– Alexis
    Commented May 20 at 16:02
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    $\begingroup$ @Alexis, the issue is broader than that. FTR, I am familiar w/ hurdle models. I acknowledge that they would be one option when you want to model spouse's education as the outcome. I don't see how to use a hurdle model when spouse's education is one of the covariates someone wants to include. I think there can be other cases as well. $\endgroup$ Commented May 20 at 16:08
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    $\begingroup$ Claro. Hmm... is this a differentiation between the phenomena and the model for it a la your, Achim Zeileis' answers? $\endgroup$
    – Alexis
    Commented May 20 at 16:12
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    $\begingroup$ Also: Ah ha! Just registered the right-hand variable situation for spouse's education. $\endgroup$
    – Alexis
    Commented May 20 at 16:13
  • $\begingroup$ That's very big of you, @Alexis. $\endgroup$ Commented May 22 at 2:31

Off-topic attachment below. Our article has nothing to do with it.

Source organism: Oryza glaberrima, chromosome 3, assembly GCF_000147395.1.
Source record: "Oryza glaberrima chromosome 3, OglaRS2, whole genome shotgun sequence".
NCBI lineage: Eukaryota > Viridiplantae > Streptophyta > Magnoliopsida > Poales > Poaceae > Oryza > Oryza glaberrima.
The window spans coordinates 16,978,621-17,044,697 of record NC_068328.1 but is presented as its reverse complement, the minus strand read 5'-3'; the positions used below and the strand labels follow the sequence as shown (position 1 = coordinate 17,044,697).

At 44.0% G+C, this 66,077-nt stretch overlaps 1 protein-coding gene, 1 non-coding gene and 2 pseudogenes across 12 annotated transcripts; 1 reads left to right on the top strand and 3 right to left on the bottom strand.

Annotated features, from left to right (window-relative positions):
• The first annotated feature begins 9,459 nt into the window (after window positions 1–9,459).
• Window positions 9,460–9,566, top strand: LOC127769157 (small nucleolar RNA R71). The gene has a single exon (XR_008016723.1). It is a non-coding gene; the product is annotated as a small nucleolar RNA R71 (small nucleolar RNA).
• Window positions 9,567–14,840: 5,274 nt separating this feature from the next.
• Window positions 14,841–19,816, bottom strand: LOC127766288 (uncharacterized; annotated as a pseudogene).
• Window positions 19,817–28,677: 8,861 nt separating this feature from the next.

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There is an existing tag for nested-data with a fairly popular generic question/answer here. I'm not sure if this covers all instances of "structural zeros" or if there could be other contexts where those would occurs outside of nested data. If you feel that a structural-zero tag would be a useful supplement (that is not covered by the existing nested-data tag) then feel free to create it and see if it becomes useful.

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  • $\begingroup$ I think nested data is a much broader topic, but ... let's see what happens. $\endgroup$
    – Peter Flom
    Commented May 21 at 10:56
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We have a tag for zero-inflation which appears to by synonymous for what you term "structural zeros". There is currently a blurb for the zero-inflation tag reading (Wikipedia link for zero-inflated models added here):

Excessive 0's in a variable compared to a specified reference distribution. Regression approaches include zero-inflated models and hurdle (2-part) models. For count data, zero-inflated and hurdle models based on Poisson or negative binomial distributions are common (ZIP/ZINB and HP/HNB).